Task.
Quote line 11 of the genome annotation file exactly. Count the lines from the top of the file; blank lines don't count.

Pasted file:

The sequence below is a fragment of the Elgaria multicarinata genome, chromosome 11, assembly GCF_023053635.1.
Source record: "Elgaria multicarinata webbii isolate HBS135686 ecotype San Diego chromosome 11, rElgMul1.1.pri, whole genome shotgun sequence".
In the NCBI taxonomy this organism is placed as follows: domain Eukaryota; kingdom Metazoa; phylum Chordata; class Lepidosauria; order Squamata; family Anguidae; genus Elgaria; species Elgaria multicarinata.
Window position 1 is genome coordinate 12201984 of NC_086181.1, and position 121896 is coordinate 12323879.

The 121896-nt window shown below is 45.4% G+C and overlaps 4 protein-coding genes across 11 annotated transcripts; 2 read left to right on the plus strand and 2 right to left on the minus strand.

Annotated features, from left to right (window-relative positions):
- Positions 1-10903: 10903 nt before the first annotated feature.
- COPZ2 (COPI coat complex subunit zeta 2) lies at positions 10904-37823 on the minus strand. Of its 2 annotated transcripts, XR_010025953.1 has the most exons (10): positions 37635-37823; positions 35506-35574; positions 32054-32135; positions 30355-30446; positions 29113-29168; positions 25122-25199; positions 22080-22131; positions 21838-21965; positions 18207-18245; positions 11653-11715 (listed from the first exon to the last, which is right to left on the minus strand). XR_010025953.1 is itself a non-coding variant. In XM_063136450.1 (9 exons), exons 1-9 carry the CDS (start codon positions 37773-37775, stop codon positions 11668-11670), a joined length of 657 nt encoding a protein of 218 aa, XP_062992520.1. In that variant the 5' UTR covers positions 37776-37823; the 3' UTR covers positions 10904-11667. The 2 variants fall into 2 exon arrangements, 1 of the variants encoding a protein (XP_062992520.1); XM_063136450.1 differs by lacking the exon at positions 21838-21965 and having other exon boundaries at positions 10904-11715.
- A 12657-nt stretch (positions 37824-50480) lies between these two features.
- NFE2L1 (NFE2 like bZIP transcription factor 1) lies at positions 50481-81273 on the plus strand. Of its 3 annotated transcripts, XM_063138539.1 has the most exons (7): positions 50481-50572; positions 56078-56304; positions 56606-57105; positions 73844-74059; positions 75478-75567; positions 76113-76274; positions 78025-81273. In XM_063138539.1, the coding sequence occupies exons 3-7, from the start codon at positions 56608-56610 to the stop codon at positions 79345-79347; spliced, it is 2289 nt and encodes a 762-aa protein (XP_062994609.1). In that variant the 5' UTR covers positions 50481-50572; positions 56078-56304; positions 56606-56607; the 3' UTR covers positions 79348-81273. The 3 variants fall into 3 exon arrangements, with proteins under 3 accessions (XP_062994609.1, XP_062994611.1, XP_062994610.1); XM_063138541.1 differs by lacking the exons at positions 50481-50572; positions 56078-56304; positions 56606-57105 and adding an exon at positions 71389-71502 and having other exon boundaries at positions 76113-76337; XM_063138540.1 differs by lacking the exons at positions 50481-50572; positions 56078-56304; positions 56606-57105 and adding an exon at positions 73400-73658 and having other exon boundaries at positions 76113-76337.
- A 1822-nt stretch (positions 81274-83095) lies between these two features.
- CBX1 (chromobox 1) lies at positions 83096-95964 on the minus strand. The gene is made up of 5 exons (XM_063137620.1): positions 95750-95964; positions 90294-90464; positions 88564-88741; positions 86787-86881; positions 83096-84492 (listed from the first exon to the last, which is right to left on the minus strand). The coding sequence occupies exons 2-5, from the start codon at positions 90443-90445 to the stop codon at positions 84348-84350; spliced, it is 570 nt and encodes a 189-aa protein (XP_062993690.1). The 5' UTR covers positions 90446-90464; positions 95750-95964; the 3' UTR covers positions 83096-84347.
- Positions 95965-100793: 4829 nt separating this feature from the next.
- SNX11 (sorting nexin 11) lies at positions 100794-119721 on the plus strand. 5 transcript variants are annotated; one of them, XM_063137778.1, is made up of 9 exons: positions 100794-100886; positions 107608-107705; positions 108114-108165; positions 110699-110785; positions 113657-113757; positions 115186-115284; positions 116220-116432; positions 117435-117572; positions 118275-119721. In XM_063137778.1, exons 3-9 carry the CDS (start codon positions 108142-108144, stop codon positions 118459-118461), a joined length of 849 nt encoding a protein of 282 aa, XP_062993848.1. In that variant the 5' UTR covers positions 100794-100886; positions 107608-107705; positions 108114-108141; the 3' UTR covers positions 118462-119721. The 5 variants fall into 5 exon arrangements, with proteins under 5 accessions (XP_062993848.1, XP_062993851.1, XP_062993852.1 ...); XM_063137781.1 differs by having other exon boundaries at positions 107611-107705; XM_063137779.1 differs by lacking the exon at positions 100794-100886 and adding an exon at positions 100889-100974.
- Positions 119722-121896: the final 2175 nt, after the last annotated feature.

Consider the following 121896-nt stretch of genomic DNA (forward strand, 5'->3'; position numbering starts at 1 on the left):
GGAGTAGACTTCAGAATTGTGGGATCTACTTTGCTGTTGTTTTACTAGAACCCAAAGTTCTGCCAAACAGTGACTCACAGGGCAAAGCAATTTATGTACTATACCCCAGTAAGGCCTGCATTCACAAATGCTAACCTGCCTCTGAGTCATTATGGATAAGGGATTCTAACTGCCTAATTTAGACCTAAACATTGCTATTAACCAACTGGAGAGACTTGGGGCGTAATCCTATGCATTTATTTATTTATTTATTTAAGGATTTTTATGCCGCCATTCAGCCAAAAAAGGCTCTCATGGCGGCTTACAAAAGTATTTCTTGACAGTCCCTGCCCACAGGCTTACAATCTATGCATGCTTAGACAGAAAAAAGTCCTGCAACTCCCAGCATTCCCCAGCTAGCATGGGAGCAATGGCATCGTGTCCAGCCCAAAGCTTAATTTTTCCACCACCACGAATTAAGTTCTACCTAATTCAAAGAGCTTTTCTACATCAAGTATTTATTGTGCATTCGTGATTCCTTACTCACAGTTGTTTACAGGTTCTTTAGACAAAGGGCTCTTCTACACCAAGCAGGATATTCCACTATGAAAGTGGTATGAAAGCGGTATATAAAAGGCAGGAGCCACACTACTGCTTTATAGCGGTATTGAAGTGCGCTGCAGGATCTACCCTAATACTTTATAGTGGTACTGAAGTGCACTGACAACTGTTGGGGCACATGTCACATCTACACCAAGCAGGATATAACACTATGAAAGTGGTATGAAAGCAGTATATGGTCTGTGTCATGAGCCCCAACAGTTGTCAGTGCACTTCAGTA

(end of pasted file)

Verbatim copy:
- A 1822-nt stretch (positions 81274-83095) lies between these two features.